We saw faces beaming with joy and animation, eyes wide with excitement. For over an hour they mesmerized us with singing and dancing. Like Ravel’s “Bolero,” the beat and dance escalated until our “Raggedy Ann” travelers were “seduced” onto their feet – joining hearts and feet in a crescendo of connection.

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Dottie Webster sharing Easter Sunday with the orphans.

We were there to “heal” them? This experience alone was worth the “price of admission.”

With but an hour to travel to our lodging, splash water on our faces, run a brush through hair – most were on time for our 4:00 p.m. staff meeting with our local hosts and Embassy volunteers.

The Presbyterian Guest House was our domicile for the next two weeks. There were clean rooms, mosquito net draped beds, showers and bath. (Electricity and hot showers were sporadic, but “shower sharing” rescued us.)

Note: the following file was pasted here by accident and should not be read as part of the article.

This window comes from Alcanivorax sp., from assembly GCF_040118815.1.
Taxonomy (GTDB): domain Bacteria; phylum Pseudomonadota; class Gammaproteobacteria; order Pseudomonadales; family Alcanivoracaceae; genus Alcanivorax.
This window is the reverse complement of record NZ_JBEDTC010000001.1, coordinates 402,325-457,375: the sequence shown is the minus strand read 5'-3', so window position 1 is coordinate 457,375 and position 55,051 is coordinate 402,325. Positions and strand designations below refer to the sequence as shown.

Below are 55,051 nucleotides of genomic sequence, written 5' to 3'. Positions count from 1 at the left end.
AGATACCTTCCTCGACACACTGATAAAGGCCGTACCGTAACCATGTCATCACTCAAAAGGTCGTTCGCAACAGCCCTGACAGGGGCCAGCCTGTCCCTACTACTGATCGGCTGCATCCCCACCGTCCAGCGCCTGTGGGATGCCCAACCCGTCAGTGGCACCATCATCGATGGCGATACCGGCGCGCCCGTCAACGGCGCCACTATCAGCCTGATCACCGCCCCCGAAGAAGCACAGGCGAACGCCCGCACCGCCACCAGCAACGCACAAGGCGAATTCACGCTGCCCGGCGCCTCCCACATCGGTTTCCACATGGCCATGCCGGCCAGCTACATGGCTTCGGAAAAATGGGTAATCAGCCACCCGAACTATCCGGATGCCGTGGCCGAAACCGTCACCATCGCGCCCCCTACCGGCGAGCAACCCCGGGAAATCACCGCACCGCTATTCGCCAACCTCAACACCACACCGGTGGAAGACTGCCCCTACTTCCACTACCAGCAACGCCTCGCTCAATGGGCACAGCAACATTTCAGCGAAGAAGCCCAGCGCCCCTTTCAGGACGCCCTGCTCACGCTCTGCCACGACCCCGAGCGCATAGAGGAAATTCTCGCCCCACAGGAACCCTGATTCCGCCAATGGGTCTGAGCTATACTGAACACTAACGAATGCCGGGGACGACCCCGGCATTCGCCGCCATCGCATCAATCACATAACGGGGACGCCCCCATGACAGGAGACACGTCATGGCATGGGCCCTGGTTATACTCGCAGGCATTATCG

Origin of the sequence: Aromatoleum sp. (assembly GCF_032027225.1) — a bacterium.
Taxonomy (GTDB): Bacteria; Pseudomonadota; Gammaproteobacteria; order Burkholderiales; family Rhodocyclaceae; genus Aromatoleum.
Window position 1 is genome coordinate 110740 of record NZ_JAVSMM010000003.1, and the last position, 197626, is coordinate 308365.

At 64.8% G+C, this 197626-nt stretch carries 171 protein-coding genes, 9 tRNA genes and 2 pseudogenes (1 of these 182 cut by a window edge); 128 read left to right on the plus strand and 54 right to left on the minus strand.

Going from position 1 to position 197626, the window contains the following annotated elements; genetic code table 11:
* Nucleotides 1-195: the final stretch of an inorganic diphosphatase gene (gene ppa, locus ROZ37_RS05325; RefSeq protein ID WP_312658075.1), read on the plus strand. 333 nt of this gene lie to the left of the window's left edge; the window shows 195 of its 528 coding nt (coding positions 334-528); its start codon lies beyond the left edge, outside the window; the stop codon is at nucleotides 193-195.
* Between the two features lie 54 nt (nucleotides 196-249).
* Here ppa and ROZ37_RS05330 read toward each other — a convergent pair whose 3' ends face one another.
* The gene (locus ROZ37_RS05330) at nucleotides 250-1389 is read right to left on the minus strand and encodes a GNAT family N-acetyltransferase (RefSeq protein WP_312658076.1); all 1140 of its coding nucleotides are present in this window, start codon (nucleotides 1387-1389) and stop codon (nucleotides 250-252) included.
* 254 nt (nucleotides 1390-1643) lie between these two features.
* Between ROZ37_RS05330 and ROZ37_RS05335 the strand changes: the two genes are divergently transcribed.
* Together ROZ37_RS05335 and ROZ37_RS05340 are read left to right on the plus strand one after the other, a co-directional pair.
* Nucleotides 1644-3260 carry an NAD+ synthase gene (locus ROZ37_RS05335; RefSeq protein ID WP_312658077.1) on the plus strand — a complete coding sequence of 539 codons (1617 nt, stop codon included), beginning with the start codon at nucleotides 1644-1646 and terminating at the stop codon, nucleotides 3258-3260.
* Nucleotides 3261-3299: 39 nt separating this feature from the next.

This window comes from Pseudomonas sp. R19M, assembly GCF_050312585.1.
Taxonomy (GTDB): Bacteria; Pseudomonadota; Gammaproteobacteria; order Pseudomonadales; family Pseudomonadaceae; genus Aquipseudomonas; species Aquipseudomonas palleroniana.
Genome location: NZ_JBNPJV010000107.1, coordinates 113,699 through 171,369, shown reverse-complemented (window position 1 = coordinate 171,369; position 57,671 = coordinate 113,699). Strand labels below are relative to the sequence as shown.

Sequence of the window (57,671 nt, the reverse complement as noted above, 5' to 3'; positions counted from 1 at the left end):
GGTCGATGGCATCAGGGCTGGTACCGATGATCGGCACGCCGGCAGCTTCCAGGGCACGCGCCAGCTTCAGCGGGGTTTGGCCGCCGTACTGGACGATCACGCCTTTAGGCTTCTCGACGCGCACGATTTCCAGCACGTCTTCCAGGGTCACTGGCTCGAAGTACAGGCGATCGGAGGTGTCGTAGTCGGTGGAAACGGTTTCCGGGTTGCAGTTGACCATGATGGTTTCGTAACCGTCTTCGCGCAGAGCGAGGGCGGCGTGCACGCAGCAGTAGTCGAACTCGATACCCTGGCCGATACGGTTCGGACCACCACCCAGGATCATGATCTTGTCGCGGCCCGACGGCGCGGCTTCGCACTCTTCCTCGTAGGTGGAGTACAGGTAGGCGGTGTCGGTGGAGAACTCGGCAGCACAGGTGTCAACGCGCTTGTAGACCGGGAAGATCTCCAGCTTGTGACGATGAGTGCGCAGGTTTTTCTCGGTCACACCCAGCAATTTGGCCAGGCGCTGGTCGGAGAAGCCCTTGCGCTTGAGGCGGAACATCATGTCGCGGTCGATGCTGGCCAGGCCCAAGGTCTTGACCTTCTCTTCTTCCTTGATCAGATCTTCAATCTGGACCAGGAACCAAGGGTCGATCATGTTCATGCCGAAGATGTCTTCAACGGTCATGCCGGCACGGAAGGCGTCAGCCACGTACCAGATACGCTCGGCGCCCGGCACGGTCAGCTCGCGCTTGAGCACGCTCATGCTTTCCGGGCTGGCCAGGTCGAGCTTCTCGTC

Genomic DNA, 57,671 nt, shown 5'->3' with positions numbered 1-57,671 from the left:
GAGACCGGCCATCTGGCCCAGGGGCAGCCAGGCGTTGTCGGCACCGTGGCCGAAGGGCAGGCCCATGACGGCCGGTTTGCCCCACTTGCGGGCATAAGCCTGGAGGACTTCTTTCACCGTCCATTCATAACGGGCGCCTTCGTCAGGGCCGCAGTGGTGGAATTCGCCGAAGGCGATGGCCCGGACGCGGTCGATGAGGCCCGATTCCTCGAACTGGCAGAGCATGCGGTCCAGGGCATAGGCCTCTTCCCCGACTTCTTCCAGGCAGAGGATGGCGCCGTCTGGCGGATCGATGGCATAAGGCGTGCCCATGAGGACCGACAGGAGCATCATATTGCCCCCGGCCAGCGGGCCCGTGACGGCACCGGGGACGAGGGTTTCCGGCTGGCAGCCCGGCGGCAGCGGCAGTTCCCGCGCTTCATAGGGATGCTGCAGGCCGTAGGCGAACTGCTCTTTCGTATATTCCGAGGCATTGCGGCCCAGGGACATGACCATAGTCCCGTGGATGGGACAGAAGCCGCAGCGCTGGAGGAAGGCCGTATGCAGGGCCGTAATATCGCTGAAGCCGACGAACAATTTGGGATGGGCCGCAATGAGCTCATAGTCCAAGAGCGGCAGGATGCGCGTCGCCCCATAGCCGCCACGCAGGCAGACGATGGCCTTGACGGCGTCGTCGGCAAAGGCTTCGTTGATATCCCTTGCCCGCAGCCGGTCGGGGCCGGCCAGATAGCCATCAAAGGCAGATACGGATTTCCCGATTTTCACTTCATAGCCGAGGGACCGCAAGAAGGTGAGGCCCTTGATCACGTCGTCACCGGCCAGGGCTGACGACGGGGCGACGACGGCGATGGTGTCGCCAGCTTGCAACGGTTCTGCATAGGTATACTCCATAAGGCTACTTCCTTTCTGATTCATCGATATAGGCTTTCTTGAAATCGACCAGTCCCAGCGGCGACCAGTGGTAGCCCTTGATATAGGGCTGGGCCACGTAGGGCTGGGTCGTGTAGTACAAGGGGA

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Caroline Sakai explaining about the TFT therapy and study.

Tasks at hand:

Due to typical African communications, Suzanne Connolly’s training of 35 psychologists, pastors and teachers was postponed for 10 days.

This allowed time for Caroline Sakai to rally the team to the task of therapy and research. Having recently returned from two deployments to New Orleans and Green Cross Certification, Caroline launched into the formidable details involved in adequately translating our PTSD approved testing instruments into Kinyarwandan and receiving approval by its author. This became an amazing team effort requiring many trips to the Internet Café until appropriate and adequate translations were acceptable and in place.

The team worked till late at night assembling research and training materials. Days were spent in testing and treating as many children and staff as possible.

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Additions to daily protein and nutrition were welcomed.

Meanwhile, 3 of the team, Carl Johnson, Beth Bates and Paul Oas left for the Congo and Northern Rwanda to provide training and follow up continuing education for last year’s trainees in Goma and Ruhengeri.